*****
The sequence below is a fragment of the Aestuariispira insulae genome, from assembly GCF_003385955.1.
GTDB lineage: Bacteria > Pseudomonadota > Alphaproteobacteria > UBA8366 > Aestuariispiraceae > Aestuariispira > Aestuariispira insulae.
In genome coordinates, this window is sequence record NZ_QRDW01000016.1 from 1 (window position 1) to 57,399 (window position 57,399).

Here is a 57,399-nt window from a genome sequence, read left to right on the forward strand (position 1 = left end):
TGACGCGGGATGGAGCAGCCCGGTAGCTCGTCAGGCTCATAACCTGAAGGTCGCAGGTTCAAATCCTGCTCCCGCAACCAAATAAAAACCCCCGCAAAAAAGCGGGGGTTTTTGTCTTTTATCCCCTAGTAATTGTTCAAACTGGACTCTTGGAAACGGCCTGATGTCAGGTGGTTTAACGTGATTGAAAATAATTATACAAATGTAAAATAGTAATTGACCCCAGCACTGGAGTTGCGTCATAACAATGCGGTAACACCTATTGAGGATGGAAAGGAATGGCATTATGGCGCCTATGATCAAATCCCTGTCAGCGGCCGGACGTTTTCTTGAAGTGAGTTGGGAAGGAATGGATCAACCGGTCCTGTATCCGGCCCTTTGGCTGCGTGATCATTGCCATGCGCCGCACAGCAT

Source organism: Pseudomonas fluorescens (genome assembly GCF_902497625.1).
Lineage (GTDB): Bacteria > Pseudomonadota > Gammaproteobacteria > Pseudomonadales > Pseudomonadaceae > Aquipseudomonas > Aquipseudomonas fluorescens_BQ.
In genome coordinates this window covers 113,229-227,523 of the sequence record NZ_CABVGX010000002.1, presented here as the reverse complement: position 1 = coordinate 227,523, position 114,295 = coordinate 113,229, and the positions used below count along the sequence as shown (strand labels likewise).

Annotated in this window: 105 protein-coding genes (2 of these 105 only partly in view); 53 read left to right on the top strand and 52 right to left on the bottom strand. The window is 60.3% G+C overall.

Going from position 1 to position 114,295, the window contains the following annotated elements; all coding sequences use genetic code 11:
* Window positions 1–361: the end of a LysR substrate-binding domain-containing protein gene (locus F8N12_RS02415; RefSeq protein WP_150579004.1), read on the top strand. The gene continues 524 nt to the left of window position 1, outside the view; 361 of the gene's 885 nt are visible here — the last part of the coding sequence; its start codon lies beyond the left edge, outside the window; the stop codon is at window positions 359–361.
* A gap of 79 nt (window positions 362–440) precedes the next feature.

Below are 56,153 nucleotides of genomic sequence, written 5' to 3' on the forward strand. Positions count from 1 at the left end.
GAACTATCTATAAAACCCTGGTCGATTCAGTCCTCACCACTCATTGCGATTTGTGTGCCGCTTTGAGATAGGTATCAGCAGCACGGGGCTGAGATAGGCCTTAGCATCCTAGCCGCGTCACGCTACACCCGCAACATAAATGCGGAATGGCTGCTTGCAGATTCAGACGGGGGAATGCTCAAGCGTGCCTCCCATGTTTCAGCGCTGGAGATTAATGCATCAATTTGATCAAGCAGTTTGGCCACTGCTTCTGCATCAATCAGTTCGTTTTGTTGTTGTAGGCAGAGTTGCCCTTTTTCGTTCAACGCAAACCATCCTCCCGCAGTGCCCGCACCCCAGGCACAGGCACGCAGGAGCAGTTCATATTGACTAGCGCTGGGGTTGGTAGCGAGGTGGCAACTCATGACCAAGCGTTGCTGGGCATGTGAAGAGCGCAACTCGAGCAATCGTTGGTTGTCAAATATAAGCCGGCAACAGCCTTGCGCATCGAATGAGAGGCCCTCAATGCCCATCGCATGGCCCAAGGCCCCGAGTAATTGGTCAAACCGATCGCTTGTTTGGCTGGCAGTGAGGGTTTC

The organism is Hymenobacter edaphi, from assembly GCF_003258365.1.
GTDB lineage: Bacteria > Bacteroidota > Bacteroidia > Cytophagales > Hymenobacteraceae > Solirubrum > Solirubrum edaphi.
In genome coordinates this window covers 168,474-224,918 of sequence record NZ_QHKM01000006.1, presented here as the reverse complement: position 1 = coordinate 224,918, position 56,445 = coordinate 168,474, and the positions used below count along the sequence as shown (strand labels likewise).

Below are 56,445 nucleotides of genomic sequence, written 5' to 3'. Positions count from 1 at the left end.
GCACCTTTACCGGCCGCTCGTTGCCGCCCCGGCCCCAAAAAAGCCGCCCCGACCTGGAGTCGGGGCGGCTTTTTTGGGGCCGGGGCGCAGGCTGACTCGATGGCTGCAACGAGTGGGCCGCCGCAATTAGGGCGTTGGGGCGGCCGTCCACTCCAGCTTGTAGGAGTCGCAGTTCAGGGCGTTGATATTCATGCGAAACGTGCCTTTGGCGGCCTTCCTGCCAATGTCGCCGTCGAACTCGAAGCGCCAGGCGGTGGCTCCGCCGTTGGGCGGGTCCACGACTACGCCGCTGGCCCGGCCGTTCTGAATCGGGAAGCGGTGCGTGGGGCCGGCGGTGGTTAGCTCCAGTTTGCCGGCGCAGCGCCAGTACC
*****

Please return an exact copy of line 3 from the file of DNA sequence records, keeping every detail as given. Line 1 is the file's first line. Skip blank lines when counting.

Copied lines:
In genome coordinates, this window is sequence record NZ_QRDW01000016.1 from 1 (window position 1) to 57,399 (window position 57,399).